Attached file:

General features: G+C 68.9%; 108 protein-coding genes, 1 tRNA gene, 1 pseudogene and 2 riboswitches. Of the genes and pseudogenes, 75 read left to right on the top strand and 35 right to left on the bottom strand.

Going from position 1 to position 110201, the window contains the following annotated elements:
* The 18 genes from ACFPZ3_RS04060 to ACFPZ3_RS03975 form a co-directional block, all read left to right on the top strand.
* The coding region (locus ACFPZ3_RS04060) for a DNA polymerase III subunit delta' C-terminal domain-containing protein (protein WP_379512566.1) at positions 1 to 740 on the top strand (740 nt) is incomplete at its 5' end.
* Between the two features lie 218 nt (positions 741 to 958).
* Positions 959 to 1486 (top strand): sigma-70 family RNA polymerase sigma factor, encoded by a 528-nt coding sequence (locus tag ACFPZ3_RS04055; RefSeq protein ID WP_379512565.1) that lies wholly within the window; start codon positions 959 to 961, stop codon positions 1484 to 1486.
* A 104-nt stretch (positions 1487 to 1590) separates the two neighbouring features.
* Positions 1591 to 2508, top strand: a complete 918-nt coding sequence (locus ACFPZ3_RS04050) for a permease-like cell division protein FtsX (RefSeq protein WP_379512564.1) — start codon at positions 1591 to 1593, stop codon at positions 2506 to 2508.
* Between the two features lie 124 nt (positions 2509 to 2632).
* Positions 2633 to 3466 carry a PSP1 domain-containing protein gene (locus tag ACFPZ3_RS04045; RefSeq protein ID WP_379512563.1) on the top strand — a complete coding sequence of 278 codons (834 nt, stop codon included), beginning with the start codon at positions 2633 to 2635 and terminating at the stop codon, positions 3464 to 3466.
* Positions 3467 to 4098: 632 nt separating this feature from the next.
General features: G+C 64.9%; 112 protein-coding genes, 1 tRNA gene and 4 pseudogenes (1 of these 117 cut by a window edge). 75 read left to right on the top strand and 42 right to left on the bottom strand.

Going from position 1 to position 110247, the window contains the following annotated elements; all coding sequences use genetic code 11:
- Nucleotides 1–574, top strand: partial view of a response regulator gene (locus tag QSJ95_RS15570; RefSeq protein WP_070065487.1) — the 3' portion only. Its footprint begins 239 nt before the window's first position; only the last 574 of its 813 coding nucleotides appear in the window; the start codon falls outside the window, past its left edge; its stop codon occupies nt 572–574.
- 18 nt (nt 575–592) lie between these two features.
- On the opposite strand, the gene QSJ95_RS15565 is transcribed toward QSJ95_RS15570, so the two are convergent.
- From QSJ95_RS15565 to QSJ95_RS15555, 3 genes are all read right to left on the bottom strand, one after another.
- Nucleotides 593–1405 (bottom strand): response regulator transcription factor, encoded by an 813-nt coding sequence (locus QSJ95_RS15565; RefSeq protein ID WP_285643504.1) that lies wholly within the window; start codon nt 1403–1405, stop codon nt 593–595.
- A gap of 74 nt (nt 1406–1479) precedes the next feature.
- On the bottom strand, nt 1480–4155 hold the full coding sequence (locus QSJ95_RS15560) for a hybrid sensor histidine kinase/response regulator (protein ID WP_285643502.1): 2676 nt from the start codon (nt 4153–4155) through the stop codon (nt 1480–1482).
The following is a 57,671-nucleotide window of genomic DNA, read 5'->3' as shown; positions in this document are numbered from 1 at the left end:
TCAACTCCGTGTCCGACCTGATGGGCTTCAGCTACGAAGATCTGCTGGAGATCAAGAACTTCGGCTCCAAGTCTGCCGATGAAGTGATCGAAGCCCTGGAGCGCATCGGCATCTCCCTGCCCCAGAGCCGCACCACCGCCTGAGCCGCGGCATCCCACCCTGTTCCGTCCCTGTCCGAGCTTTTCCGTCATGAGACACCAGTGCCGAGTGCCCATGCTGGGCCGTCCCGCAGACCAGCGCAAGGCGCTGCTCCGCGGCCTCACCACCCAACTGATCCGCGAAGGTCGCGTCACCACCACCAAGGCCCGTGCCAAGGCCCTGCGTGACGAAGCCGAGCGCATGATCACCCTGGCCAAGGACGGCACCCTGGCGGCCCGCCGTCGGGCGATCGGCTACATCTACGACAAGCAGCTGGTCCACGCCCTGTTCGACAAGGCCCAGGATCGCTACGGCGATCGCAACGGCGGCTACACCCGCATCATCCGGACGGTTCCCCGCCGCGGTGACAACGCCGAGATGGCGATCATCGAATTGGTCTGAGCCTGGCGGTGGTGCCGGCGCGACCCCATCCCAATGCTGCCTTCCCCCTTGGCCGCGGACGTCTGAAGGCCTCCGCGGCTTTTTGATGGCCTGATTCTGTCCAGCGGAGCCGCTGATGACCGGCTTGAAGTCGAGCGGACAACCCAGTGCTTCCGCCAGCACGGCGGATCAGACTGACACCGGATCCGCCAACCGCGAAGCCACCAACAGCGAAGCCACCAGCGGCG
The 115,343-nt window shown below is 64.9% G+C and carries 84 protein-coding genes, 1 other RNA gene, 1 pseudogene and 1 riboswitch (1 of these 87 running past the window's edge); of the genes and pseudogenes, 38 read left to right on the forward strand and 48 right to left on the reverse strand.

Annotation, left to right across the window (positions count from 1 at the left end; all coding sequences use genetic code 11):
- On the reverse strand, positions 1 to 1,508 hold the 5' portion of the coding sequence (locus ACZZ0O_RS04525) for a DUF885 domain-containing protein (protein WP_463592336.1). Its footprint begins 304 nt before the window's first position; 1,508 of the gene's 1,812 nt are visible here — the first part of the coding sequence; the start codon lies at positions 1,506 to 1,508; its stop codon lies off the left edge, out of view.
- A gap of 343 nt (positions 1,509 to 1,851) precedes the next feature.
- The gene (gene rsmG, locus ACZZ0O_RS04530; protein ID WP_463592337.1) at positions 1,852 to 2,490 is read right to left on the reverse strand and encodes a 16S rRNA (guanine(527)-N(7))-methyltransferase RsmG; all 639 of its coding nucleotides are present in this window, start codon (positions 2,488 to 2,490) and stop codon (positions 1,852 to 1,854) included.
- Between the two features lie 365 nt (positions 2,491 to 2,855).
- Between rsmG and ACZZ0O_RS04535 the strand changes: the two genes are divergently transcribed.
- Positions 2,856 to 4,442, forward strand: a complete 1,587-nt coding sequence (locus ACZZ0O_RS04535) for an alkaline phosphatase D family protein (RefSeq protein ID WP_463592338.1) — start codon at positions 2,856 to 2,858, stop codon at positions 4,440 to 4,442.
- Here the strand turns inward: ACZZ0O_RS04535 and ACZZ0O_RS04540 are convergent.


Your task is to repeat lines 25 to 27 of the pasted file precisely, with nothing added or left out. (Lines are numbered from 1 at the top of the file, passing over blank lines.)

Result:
- On the reverse strand, positions 1 to 1,508 hold the 5' portion of the coding sequence (locus ACZZ0O_RS04525) for a DUF885 domain-containing protein (protein WP_463592336.1). Its footprint begins 304 nt before the window's first position; 1,508 of the gene's 1,812 nt are visible here — the first part of the coding sequence; the start codon lies at positions 1,506 to 1,508; its stop codon lies off the left edge, out of view.
- A gap of 343 nt (positions 1,509 to 1,851) precedes the next feature.
- The gene (gene rsmG, locus ACZZ0O_RS04530; protein ID WP_463592337.1) at positions 1,852 to 2,490 is read right to left on the reverse strand and encodes a 16S rRNA (guanine(527)-N(7))-methyltransferase RsmG; all 639 of its coding nucleotides are present in this window, start codon (positions 2,488 to 2,490) and stop codon (positions 1,852 to 1,854) included.